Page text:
After mowing proficiency, the battery metric — which is weighted to 25% of the final scoring — is the most important aspect of mower performance. The answer to why this is the case is simple: the battery powers the mower, and without it the mower is just a tacky lawn ornament. To get at what makes one battery better than another, we look at the runtime of the mower and the recharge time. Runtime is simply the amount of time that a mower's battery will continue to power a stationary mower with the blade spinning. Recharge time is, as the name implies, the interval required for a fully depleted battery to be completely recharged.
While recharge time is simple enough to understand, runtime requires a bit of explaining. One might wonder what a motionless mowers operation time has to do with mowing the lawn. We admit it's a bit counterintuitive. The problem lies in the efficiency of these mowers. To test a full class of mowers' battery life while mowing a lawn would take hundreds of thousands of square feet of grass. Grass that would need to be uniform as not to skew the results.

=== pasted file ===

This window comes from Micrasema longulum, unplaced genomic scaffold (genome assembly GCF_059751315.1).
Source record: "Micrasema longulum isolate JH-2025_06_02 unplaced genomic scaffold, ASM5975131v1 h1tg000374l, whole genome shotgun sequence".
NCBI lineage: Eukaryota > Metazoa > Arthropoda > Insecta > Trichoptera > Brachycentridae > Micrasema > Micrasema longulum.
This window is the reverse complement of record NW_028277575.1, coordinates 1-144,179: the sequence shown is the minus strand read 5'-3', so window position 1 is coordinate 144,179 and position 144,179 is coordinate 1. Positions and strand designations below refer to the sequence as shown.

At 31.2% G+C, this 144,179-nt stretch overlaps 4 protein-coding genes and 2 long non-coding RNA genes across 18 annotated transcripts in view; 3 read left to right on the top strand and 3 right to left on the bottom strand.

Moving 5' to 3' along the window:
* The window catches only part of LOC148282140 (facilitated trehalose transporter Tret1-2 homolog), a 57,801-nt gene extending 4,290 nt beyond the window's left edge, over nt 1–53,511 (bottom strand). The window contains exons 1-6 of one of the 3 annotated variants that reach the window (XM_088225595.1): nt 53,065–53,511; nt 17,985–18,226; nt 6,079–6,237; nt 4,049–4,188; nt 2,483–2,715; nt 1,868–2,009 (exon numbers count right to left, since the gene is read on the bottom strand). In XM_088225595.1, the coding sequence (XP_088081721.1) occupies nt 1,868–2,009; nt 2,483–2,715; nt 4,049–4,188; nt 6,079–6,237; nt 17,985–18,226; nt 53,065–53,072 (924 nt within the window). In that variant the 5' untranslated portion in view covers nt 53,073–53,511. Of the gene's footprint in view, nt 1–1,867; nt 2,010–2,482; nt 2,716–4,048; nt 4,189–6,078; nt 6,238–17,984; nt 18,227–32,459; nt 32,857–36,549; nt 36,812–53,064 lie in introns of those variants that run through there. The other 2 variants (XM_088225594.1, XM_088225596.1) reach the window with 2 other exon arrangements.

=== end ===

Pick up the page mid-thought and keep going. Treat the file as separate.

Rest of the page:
Finding, let alone cutting, this much grass is unrealistic. Our solution to this problem is math. We take the loadless runtime and plug it into a model that conservatively estimates the square footage that can be trimmed on a single battery charge. With an estimated 7,031 sq. ft. of cut grass on a single battery charge, the Ryobi does not fare so well compared to some of its peers. However, that is still the equivalent of mowing a lawn that is ~84' on a side. Not terrible, but still a poor showing for the class. Worse yet, is the model's prolonged battery recharge time of 4 hours, 10 minutes.
These lawn mowers are not hotrods. However, like hotrods, the ease in which the user can direct and maneuver them is quite important to the overall experience. As such, we weight the handling metric to account for 25% of the overall score allotted to a product.
Our analysis of mower handling looks at the starting mechanism with the primary concern being how easy it is to start the machine. We then evaluate the maneuverability of the mower — focusing on how it negotiates corners and tight spots. We also take stock of the mower's propulsion method. This could be self-propelled or human-powered. Either way, we want to know how easy it is to push the mower around. Finally, we evaluate the starting mechanism and the bail. While a simple feature like the bail might seem insignificant, it in fact can be quite uncomfortable to grip if the spring that disengages the blade is too stiff or it has a weird shape.